With the start of the Hot Stove season in full motion, teams are already looking for ways to improve their respective teams. For quite some time now, it has been well documented — and expected — for the Mets’ front office to be active in the free agent market. After all, the contracts taking up a significant portion of the team’s payroll — Johan Santana, Jason Bay, Frank Francisco — have finally come off the books, which in theory, would give Alderson more flexibility to sign more productive players.
Alderson has reportedly had his eyes set on a couple of well known free agents, such as Jhonny Peralta, Shin-Soo Choo, Nelson Cruz, Curtis Granderson, and others. However, the Mets’ front office has been suffering from “sticker shock,” essentially meaning the front office is surprised at the amount of money being thrown at free agents in the current open market.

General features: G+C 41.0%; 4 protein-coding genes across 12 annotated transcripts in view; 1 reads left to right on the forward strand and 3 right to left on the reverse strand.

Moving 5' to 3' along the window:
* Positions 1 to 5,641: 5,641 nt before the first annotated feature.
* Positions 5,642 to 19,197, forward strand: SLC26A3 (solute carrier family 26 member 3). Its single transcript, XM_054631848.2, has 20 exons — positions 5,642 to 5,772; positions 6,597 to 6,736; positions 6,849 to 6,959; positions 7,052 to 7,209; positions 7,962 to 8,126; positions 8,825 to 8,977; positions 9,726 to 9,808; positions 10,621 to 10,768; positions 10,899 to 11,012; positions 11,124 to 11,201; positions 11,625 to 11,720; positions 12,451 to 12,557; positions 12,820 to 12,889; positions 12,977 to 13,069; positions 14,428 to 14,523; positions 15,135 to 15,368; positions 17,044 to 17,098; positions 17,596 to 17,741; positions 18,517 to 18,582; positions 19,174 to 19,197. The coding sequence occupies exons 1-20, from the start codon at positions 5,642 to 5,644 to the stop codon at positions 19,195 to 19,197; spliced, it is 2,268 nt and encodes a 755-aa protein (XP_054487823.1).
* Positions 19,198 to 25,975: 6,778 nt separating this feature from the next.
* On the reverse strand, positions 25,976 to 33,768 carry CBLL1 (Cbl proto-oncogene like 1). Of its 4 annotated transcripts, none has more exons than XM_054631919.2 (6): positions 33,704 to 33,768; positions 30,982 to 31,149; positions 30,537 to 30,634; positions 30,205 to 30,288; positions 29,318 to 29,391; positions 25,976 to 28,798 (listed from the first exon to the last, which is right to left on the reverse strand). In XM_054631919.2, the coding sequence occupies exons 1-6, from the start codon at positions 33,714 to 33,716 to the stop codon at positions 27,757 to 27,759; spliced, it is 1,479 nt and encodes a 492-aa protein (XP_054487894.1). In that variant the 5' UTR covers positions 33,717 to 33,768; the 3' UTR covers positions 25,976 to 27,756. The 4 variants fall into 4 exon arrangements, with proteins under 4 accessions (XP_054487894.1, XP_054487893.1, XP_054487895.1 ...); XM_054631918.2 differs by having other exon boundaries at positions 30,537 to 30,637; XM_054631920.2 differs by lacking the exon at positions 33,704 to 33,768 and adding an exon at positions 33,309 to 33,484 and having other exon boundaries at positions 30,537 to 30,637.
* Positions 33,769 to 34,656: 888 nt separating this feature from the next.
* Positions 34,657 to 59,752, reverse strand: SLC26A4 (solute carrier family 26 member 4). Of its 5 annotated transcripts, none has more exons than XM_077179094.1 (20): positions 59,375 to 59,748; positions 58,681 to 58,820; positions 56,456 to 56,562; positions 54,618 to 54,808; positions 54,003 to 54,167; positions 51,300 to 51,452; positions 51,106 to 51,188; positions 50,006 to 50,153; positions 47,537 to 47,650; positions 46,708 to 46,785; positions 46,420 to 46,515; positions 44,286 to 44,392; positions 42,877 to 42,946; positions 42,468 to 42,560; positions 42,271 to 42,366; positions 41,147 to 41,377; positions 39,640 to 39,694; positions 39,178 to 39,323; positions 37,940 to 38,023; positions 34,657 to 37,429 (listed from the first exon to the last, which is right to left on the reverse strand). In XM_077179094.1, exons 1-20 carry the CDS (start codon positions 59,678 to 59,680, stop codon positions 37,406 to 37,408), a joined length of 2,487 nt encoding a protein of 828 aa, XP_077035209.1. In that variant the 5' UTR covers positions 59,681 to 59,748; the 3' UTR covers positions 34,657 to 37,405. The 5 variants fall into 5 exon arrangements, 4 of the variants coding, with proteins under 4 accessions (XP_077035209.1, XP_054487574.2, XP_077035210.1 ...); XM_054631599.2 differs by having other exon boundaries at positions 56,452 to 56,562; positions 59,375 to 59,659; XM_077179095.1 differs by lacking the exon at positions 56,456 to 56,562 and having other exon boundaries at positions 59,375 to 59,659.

For example, Mike Puma reported earlier this week the Mets believed Jhonny Peralta could be had with a two-year, $20-25 million contract offer. Turns out Peralta signed a four-year, $53 million dollar deal with the St. Louis Cardinals. Last week, New York Daily News Sports Columnist John Harper reported that ownership had capped Alderson’s offseason budget at $25-30 million. Harper has since walked back those remarks, noting that sources disputed his report. Additionally, the club probably has closer to $35 million to spend this offseason ($7.25 million of which has gone toward Chris Young).